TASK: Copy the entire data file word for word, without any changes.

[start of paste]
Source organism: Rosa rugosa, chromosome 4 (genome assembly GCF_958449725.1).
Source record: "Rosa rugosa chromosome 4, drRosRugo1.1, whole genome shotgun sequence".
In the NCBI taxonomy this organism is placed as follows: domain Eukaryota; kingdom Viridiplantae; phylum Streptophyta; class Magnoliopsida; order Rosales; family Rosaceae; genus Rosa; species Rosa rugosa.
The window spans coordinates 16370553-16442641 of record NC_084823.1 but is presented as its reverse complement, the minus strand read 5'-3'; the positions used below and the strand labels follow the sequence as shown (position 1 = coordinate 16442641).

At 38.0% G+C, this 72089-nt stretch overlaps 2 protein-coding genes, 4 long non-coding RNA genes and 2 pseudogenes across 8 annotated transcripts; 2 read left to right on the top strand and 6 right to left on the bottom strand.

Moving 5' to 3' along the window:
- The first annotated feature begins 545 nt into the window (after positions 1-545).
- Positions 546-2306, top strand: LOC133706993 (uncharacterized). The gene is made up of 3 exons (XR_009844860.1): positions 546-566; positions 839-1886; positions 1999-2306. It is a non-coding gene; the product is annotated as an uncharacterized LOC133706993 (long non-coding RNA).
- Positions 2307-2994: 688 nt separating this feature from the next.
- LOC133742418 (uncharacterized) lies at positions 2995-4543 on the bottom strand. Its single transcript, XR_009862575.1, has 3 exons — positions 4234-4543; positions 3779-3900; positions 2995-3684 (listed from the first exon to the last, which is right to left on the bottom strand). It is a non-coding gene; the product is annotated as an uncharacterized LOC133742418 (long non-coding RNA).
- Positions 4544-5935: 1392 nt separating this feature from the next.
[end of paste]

Source organism: Rosa rugosa, chromosome 4 (genome assembly GCF_958449725.1).
Source record: "Rosa rugosa chromosome 4, drRosRugo1.1, whole genome shotgun sequence".
In the NCBI taxonomy this organism is placed as follows: domain Eukaryota; kingdom Viridiplantae; phylum Streptophyta; class Magnoliopsida; order Rosales; family Rosaceae; genus Rosa; species Rosa rugosa.
The window spans coordinates 16370553-16442641 of record NC_084823.1 but is presented as its reverse complement, the minus strand read 5'-3'; the positions used below and the strand labels follow the sequence as shown (position 1 = coordinate 16442641).

At 38.0% G+C, this 72089-nt stretch overlaps 2 protein-coding genes, 4 long non-coding RNA genes and 2 pseudogenes across 8 annotated transcripts; 2 read left to right on the top strand and 6 right to left on the bottom strand.

Moving 5' to 3' along the window:
- The first annotated feature begins 545 nt into the window (after positions 1-545).
- Positions 546-2306, top strand: LOC133706993 (uncharacterized). The gene is made up of 3 exons (XR_009844860.1): positions 546-566; positions 839-1886; positions 1999-2306. It is a non-coding gene; the product is annotated as an uncharacterized LOC133706993 (long non-coding RNA).
- Positions 2307-2994: 688 nt separating this feature from the next.
- LOC133742418 (uncharacterized) lies at positions 2995-4543 on the bottom strand. Its single transcript, XR_009862575.1, has 3 exons — positions 4234-4543; positions 3779-3900; positions 2995-3684 (listed from the first exon to the last, which is right to left on the bottom strand). It is a non-coding gene; the product is annotated as an uncharacterized LOC133742418 (long non-coding RNA).
- Positions 4544-5935: 1392 nt separating this feature from the next.